Winnipeg Free Press - ONLINE EDITION

Sipping sangria

  • Print

As promised, here's the sangria blog entry featuring recipes, recommendations and more. But first - be aware that Manitoba's Liquor Marts are closed Monday, August 3rd. Winnipeg's private wine stores will be open at their discretion, likely on holiday hours - same with beer vendors across the province.

A couple of the sangria recipes I received were almost identical to the one that ran in Saturday's column, with some slight variations - you can feel free to use soda water instead of ginger ale (if you don't want as much sweetness) or a different type/quantity of liqueur/spirit than brandy (if you want different flavours or something with a bit more kick).

Those weighing in with local recommendations had some great tips on where to get great sangria in this city's restaurants. Fude Inspired Cuisine & Wine Bar was popular - apparently their sangrias (they make a few, including one using local fruit wine) are quite good. La Fiesta Cafecito also got a shout-out from Leslie, another reader. Heck, even if their sangria tasted like bath water (which I'm sure it doesn't), I'd recommend eating there.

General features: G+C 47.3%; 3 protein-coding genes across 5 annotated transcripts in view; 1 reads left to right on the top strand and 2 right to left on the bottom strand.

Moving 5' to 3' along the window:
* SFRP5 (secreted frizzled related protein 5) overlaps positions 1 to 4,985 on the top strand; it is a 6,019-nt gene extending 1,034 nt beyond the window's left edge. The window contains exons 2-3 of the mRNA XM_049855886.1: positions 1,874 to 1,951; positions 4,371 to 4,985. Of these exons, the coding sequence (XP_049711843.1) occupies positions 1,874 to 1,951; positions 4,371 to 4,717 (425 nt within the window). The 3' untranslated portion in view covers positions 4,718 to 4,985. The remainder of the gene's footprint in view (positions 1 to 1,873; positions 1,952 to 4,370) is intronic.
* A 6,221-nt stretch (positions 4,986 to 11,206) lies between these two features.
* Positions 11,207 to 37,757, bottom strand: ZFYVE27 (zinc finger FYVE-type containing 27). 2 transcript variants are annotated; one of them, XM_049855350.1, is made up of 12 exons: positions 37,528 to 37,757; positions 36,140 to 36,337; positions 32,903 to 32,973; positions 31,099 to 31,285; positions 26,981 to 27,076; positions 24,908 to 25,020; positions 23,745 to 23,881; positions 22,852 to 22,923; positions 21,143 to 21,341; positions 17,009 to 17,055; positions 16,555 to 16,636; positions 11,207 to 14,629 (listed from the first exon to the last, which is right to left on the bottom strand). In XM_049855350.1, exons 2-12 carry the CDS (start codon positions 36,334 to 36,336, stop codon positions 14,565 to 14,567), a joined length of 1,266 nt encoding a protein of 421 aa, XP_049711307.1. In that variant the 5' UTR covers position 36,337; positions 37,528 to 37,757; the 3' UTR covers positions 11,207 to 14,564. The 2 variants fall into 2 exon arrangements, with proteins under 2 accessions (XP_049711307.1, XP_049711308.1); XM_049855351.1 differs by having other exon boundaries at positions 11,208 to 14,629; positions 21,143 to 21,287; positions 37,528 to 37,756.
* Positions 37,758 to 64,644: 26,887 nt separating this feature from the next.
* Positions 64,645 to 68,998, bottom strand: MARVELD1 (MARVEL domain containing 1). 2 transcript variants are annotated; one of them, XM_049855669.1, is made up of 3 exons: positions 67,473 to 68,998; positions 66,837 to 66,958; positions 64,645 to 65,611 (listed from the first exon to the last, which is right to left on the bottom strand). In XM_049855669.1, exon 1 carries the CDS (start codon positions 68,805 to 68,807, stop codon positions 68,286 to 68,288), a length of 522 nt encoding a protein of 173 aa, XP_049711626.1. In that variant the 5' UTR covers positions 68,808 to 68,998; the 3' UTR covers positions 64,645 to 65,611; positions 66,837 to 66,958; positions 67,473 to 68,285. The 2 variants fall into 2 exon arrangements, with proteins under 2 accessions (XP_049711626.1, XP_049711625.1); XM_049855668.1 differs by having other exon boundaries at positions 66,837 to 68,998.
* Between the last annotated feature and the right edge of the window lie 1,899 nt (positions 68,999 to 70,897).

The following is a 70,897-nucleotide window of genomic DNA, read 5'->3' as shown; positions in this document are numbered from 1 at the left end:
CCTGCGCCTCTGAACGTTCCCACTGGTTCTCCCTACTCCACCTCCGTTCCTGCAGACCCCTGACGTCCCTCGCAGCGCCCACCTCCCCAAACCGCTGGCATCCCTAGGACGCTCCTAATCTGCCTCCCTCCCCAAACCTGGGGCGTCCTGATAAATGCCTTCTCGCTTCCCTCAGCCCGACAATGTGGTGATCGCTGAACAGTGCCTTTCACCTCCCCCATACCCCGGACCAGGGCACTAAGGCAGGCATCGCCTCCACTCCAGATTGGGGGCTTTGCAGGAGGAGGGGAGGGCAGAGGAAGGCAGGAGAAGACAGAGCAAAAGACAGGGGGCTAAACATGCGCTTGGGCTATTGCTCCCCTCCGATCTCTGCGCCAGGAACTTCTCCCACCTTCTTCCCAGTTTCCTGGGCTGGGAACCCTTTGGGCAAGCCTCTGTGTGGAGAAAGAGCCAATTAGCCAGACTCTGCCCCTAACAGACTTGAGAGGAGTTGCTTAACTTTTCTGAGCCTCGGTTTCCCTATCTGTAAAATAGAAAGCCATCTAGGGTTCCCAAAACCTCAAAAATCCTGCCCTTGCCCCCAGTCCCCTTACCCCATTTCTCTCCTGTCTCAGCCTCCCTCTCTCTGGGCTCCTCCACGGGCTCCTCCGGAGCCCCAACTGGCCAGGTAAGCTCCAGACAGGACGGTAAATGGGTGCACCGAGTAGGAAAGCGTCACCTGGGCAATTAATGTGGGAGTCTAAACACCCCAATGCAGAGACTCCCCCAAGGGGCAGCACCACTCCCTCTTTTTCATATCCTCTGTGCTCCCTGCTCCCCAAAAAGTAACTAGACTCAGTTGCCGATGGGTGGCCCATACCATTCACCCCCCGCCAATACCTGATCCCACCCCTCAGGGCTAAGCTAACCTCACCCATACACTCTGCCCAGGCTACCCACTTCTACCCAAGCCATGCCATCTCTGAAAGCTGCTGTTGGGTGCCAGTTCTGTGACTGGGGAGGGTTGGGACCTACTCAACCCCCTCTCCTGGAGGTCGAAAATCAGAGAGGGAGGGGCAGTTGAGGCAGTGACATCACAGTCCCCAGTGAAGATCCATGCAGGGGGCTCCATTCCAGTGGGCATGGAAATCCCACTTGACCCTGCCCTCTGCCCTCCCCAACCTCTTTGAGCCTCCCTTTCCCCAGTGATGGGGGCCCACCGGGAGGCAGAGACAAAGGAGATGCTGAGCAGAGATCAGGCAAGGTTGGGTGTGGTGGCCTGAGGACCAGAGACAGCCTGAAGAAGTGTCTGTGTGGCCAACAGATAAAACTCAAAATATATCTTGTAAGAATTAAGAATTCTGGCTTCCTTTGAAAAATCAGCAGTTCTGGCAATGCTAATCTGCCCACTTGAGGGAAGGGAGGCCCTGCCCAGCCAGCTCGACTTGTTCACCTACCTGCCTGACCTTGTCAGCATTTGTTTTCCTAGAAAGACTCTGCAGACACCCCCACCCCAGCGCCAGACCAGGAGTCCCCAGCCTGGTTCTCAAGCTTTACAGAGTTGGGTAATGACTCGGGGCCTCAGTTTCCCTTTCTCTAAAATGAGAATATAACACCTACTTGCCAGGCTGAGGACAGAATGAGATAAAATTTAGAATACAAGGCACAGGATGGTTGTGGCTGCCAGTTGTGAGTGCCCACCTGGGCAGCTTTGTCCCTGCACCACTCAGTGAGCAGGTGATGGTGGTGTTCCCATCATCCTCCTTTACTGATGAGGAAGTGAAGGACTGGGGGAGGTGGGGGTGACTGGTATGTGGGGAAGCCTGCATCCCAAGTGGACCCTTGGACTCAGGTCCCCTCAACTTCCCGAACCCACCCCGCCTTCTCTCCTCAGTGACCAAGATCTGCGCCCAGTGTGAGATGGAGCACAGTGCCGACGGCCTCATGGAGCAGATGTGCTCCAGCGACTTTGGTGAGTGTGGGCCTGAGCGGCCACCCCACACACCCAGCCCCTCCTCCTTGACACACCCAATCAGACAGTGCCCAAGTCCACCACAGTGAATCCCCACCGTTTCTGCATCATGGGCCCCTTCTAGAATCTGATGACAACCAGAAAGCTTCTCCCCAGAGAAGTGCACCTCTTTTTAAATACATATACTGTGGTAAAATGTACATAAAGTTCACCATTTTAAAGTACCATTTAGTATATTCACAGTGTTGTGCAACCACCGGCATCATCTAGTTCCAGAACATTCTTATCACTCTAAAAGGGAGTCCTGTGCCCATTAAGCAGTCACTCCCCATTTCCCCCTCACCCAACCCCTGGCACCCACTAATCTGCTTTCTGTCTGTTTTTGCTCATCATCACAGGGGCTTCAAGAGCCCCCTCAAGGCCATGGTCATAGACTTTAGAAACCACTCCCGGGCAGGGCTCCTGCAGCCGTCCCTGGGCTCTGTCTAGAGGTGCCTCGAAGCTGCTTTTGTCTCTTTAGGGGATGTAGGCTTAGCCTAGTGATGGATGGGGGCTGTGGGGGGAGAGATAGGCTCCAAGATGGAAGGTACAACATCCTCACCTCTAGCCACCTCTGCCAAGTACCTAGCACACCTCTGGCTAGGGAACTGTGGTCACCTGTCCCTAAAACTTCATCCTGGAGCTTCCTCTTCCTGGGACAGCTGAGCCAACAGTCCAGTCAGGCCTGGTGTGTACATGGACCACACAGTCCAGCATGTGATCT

Wendy, who also sent in a recipe (see below), said "in Winnipeg, I actually discovered a good sangria at Hu's on First (Asian Bistro), and the one at Bar Italia is excellent (not on the menu, you have to ask for it)." She added "While living in Washington DC, I discovered this wine/tapas bar called La Tasca, with 12 different types of sangria (see the menu here); the Cava Sangria, Agua de sevilla and the sangria blanca were my favourites. I've been experimenting but haven't been able to get them to taste exactly as the ones from La Tasca yet." Very cool — thanks, Wendy.